Review: Nolan’s “Deception” (Inception)

References: Dreamscape (Dennis Quaid -1984) and The Thirteenth Floor (Craig Bierko -1999)

Alright. I love Chris Nolan.  His wry wit and visionary eye have created some of the best reasons in recent years, to actually get up off   your ass and get to the movies. “Following”, “Memento”,  “Insomnia” the “Batman series” and “The Prestige”, are all haunting and thought provoking films done with taste, wit and a bit of tongue in cheek humor.

And now “Inception”. Hmmm. Without giving anything away (that already hasn’t been revealed in trailers) the story follows Dom Cobb (Leo DiCaprio) a man with a past, who’s “Day Job” involves entering the sleeping minds of unsuspecting victims and stealing their ideas and dreams.  Sounds like a great premise for a summer blockbuster, right? Except this NEVER happens in the movie.

Cobb and his “crack team” (a surprisingly good Gordon Joseph Levitt, Ellen Page, scene stealing Tom Hardy, an underutilized Sir Michael Cain and an indecipherable Ken Watanabe) muddle through a type of reverse heist plot.

Instead of stealing ideas, they are implanting ideas into the head of Robert Fischer. Jr. (Cillian Murphy – who after his last film “Sunshine”, may have benefited by this procedure  much sooner) via a “dangerous” process called (you guessed it) “Inception”.  All crystal?  Despite all the hype, the “A” plot for Inception is quite simple.

The problem lies in the execution of the story, which Nolan has made unnecessarily complex and convoluted (possibly to justify the huge budget to muddled headed, twenty something studio execs who paid for this).

In Memento, he cleverly reversed the story action from the main character’s POV; a brilliant and necessary twist that actually enhanced the experience. In the Prestige, he brought us behind the curtain into “slight of hand” world of magic. In Insomnia he had the audacity to cast Robin Williams as a brilliant, psychotic murder. We’ve come to expect and even depend on Nolan to bring us UP a rung in the ladder each time around.

Sadly, in what I believe is Nolan’s attempt to re-create the sense of disorientation and confusion we all experience in our dreams, he’s taken a relatively simple story and purposefully made it complicated and confusing. Much like cutting the Mona Lisa into a 1,000 piece jig saw puzzle and then shaking up the box.  Good Luck!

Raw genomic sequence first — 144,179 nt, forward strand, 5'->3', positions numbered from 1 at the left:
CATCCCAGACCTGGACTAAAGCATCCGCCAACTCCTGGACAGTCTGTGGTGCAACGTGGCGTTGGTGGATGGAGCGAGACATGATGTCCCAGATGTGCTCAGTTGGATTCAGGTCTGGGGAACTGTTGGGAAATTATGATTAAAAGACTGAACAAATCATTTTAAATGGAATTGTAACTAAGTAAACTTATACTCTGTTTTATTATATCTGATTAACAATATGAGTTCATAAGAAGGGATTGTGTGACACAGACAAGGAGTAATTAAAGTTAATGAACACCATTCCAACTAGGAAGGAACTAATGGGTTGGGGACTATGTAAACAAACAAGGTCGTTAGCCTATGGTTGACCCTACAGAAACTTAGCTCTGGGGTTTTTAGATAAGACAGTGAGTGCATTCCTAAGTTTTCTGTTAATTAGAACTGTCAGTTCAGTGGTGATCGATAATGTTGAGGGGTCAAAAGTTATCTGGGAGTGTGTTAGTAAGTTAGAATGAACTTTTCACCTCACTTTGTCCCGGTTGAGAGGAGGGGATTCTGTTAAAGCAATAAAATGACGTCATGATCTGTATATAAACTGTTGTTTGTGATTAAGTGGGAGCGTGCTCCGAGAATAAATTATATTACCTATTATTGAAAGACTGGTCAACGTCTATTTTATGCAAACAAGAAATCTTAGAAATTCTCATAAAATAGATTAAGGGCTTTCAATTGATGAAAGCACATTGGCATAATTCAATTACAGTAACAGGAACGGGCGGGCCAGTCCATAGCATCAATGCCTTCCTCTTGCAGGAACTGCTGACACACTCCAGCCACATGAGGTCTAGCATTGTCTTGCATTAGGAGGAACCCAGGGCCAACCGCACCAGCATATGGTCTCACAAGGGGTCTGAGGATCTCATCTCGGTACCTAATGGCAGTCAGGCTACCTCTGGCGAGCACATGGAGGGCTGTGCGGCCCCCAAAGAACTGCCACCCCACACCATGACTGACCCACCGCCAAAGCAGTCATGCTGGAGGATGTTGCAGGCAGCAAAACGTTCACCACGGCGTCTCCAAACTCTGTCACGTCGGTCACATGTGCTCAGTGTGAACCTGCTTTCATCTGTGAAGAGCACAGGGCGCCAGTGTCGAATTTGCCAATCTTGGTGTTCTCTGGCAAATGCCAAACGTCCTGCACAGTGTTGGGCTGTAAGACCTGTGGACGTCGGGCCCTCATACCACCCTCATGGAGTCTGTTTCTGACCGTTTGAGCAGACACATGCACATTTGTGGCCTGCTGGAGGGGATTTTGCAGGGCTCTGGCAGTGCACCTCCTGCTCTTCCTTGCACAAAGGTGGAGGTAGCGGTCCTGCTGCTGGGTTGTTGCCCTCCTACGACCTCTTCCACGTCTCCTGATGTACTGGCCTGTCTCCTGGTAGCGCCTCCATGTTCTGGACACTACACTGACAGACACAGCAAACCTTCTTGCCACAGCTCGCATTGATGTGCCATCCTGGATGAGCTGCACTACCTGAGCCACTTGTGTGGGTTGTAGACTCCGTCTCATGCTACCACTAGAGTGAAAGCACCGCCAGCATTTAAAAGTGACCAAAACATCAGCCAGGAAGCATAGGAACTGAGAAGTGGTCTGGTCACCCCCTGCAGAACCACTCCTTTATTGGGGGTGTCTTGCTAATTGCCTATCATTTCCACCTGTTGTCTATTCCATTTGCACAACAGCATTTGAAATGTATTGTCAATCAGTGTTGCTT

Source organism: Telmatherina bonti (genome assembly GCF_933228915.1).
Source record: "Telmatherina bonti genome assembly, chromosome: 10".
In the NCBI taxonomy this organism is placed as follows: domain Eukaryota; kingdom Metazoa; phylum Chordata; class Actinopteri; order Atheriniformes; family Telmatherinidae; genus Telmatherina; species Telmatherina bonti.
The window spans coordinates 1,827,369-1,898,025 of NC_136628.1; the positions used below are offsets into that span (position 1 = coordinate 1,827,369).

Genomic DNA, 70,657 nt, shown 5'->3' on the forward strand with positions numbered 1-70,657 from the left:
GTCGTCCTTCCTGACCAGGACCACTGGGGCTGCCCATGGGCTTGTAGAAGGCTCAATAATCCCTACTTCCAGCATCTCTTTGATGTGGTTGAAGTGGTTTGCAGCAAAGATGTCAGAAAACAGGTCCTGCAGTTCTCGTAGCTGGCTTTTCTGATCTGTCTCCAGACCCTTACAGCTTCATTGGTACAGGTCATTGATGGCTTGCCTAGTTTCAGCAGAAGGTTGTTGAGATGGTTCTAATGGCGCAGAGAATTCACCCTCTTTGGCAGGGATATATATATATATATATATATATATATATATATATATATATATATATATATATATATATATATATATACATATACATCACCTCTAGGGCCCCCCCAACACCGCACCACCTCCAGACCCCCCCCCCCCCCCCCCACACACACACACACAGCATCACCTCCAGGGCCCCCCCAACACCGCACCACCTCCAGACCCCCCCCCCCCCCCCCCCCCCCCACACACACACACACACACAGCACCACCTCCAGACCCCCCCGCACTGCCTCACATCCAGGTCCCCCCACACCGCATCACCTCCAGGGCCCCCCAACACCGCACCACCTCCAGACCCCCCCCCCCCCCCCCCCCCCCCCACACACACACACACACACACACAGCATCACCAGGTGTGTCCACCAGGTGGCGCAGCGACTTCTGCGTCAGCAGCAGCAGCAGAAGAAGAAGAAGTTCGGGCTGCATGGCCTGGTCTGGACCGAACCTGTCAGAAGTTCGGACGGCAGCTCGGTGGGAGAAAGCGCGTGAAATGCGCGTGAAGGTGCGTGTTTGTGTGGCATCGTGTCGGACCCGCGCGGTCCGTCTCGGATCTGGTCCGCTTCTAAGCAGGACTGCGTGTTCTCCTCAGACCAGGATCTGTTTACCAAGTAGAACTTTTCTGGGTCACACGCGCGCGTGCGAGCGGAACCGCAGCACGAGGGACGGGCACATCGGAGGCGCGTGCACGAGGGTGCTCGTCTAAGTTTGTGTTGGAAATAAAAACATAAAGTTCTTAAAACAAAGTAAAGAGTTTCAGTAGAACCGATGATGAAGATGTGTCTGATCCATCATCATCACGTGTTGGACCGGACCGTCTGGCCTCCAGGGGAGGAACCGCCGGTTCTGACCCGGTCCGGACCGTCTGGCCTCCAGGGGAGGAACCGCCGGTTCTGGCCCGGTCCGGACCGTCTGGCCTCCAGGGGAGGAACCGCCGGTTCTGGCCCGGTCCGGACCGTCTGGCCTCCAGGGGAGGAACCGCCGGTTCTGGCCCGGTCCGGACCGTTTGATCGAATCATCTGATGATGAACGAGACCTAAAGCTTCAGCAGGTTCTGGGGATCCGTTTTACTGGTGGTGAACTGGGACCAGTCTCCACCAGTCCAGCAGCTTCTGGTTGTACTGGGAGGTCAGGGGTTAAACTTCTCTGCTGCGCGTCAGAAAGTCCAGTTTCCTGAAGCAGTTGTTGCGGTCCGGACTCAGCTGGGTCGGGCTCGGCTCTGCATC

Of course this may also be a clever ploy, knowing full well that the over intellectualized fan boys and girls will spend endless hours, sipping their Lattes  and expensive wines, in pointless debate and reconstruction.  Those of us that still have discretionary cash, may even be compelled to see the movie several times. Trust me. It WON’T get any clearer with repeated viewings.

Nolan, known for breaking the rules, has done it again with Inception, but not always in a good way. First, necessary to all great thrillers,  there is no real “threat to life” for the protagonists. Second, there is no strong, worthy antagonist to challenge DiCaprio and his team (even James Bond had Dr. No and Goldfinger!).  With a weak antagonist and no threat to life there is no strong conflict to pull us in and suspend belief.

What’s left? Nolan has covered the plot holes and lack of basic structural integrity with a glossy, fast moving series of mind bending explosions, stunning vistas and special effects that will enthrall the video game set but leave the rest of us feeling empty and hungry like  sizzle without the steak.

Out of 4 Stars ScreenPens gives “Inception” 2.5 Stars (add a half a star if your primary source of entertainment is shoot ’em up video games)



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